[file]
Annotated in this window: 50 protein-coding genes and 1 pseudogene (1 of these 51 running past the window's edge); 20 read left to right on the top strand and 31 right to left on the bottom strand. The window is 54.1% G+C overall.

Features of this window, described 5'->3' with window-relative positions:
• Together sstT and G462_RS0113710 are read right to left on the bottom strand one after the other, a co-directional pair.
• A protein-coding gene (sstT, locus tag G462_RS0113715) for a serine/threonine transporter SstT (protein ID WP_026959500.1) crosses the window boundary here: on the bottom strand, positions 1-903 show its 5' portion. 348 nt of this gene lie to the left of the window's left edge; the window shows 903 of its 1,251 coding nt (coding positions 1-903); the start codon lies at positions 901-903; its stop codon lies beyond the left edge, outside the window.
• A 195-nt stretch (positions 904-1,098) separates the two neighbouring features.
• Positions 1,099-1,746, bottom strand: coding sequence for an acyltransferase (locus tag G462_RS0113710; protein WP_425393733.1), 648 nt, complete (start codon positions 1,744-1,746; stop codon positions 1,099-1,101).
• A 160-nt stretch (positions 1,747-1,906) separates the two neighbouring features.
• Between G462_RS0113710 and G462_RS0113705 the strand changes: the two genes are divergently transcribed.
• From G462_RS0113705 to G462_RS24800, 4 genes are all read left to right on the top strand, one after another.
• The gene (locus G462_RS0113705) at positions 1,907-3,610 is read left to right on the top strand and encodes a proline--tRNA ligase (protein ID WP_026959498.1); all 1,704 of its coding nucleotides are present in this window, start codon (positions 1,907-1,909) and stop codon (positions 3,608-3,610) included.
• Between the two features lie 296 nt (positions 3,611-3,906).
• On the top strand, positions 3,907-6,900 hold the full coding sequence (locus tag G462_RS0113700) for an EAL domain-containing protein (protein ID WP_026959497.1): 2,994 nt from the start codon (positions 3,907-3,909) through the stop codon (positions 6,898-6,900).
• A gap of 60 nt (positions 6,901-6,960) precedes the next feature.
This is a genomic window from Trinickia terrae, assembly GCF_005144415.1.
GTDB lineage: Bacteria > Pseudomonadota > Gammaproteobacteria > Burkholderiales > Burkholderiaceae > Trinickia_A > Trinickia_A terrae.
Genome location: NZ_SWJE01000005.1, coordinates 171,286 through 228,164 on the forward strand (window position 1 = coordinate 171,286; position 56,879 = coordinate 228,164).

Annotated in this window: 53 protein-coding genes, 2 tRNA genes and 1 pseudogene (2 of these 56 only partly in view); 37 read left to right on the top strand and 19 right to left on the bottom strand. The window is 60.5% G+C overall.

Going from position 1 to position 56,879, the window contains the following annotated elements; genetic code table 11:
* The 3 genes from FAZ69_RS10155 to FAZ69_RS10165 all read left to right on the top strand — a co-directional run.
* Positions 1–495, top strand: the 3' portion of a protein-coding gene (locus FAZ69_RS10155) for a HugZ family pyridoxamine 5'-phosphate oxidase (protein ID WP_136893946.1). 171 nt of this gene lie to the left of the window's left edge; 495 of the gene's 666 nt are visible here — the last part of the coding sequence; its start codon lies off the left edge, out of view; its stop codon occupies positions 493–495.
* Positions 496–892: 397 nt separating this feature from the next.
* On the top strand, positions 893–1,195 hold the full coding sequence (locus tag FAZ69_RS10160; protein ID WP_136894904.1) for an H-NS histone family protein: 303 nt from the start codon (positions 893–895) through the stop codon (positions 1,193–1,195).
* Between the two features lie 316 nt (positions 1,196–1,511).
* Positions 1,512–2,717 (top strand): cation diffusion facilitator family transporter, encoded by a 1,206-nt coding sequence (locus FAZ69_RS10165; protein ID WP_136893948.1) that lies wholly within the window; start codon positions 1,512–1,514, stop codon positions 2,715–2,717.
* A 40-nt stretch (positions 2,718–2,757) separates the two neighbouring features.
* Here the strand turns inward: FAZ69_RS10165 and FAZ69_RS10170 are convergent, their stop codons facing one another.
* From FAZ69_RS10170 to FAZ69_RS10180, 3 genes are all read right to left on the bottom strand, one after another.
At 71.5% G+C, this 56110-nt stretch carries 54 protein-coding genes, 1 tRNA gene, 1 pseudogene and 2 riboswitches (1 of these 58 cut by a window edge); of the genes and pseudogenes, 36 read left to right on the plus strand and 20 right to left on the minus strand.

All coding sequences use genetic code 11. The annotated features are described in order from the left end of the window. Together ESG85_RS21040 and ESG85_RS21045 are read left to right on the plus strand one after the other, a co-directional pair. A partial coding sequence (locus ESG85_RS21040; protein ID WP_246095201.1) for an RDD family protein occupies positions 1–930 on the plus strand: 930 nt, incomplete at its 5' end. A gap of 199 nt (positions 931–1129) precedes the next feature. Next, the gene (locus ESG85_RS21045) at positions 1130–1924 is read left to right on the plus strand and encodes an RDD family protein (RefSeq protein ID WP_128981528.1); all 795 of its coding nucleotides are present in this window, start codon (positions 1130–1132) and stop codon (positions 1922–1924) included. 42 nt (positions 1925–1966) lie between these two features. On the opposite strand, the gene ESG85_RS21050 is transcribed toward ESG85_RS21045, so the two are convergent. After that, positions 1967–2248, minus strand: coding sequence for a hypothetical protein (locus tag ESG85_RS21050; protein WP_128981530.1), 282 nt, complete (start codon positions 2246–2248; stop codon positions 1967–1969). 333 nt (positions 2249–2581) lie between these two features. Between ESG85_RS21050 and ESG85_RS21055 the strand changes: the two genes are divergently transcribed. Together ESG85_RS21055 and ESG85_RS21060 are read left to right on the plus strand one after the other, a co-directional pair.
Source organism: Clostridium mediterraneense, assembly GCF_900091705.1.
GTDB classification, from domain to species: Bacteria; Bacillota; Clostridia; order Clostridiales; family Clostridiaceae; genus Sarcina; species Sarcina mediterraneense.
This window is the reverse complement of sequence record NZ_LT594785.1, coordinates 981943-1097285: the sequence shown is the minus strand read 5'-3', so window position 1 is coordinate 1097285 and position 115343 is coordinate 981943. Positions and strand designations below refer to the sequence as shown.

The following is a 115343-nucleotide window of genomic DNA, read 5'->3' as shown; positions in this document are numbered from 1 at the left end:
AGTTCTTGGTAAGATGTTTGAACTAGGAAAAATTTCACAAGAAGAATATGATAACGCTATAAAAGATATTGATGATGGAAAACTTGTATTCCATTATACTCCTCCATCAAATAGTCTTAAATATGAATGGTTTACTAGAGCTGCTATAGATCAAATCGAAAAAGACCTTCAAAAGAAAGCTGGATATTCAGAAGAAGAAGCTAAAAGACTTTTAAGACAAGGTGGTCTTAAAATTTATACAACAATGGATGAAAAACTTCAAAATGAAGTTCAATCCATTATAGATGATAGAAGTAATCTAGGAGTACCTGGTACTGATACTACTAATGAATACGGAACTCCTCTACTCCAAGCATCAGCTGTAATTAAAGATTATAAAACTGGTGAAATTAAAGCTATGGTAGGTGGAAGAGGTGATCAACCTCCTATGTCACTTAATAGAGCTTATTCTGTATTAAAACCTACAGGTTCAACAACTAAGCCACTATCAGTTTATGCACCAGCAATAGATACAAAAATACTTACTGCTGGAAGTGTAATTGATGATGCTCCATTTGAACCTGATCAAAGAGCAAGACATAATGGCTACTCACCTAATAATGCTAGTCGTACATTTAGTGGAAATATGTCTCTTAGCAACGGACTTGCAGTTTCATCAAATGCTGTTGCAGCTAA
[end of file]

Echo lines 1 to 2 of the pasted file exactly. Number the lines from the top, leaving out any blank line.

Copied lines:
Annotated in this window: 50 protein-coding genes and 1 pseudogene (1 of these 51 running past the window's edge); 20 read left to right on the top strand and 31 right to left on the bottom strand. The window is 54.1% G+C overall.

Features of this window, described 5'->3' with window-relative positions: